Cardiovascular disease remains a major worldwide public health problem and despite significant advances in diagnosis and treatment, coronary artery disease represents the leading cause of death in the developed world. In some specific patient populations, such as including subjects with asymptomatic CAD, diabetes mellitus, obesity, and kidney or liver disease, which are indicated as CAD equivalent populations, accurate screening is necessary to identify CAD or those patients at high risk of cardiovascular events.
- Cardiovascular disease represents a major worldwide public health problem and despite significant advances in diagnosis and treatment, coronary artery disease (CAD) remains the leading cause of death in the developed world.
- In some specific patient populations, such as including subjects with asymptomatic CAD, diabetes mellitus, obesity, and kidney or liver diseasescreening is necessary to identify those patients at high risk of cardiovascular events.
- Stress SPECT MPI is able to provide accurate quantification of the extent and severity of fixed and reversible perfusion defects, with high diagnostic and prognostic impact.
Myocardial Perfusion Imaging in Specific Patient Populations
Cardiovascular disease remains a major worldwide public health problem and despite significant advances in diagnosis and treatment, coronary artery disease (CAD) represents the leading cause of death in the developed world.
Risk assessment in patients with suspected CAD is a useful process to identify those at higher risk of disease who require a more aggressive diagnostic and therapeutic approach to prevent adverse events at follow-up (Knuuti J et al. 2020). In some specific patient populations, such as including subjects with asymptomatic CAD, diabetes mellitus (DM), obesity, and kidney or liver disease, which are indicated as CAD equivalent populations, accurate screening is necessary to identify CAD or those patients at high risk of cardiovascular events.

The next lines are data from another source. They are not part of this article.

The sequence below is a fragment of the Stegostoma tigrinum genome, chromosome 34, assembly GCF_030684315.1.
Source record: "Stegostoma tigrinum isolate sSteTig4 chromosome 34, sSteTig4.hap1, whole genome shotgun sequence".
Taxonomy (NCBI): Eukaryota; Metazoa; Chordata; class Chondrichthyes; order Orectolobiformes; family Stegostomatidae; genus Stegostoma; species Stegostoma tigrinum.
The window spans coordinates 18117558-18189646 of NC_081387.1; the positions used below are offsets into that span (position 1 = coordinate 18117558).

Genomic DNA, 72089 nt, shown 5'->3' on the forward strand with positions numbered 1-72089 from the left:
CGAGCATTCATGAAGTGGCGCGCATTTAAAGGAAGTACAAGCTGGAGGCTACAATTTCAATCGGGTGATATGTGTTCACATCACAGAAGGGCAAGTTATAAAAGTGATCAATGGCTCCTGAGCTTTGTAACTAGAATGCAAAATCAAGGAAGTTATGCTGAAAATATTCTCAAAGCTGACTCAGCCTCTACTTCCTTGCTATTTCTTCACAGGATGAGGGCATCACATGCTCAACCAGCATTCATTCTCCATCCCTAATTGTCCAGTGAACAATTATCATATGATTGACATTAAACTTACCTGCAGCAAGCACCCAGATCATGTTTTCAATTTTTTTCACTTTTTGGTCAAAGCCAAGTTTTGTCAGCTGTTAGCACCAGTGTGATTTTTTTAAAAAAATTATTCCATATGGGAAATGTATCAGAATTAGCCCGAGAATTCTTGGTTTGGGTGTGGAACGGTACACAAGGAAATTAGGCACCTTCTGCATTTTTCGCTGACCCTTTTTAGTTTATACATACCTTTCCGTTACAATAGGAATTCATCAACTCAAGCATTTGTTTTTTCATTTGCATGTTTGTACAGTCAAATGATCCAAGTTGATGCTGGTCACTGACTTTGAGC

The screening test should be accurate, reliable, and should be able to provide results with high reproducibility.
Patients with diabetes show an excess of death from cardiovascular causes, twice as high as the general population, probably due to an association with other cardiovascular risk factors such as dyslipidaemia, obesity and hypertension. In addition, in diabetic patients both microvasculature and macrovasculature pathology contributes to the higher risk of cardiovascular disease. Early detection of the effect of diabetes on the cardiovascular system represents a critical point and could improve preventive measures and initiation of treatments with proven cardiovascular benefit.
Among non-invasive imaging modalities radionuclide myocardial perfusion imaging (MPI) by single photon emission computed tomography (SPECT) or positron emission tomography (PET) are the most used for the evaluation of patients with suspected or known CAD.
SPECT MPI is performed after injection of a radiotracer such as 99mTc-sestamibi and 99mTc-tetrofosmina, which are taken up by the myocardial cell through the bloodstream. The test can evaluate myocardial perfusion both in basal conditions of rest and during physical exercise or pharmacological stress with dipyridamole, adenosine or dobutamine.
Stress MPI is able to provide information on the extent and severity of a perfusion defect associated to the evaluation of left ventricular function, with high reproducibility and diagnostic and prognostic impact (Acampa W et al. 2013).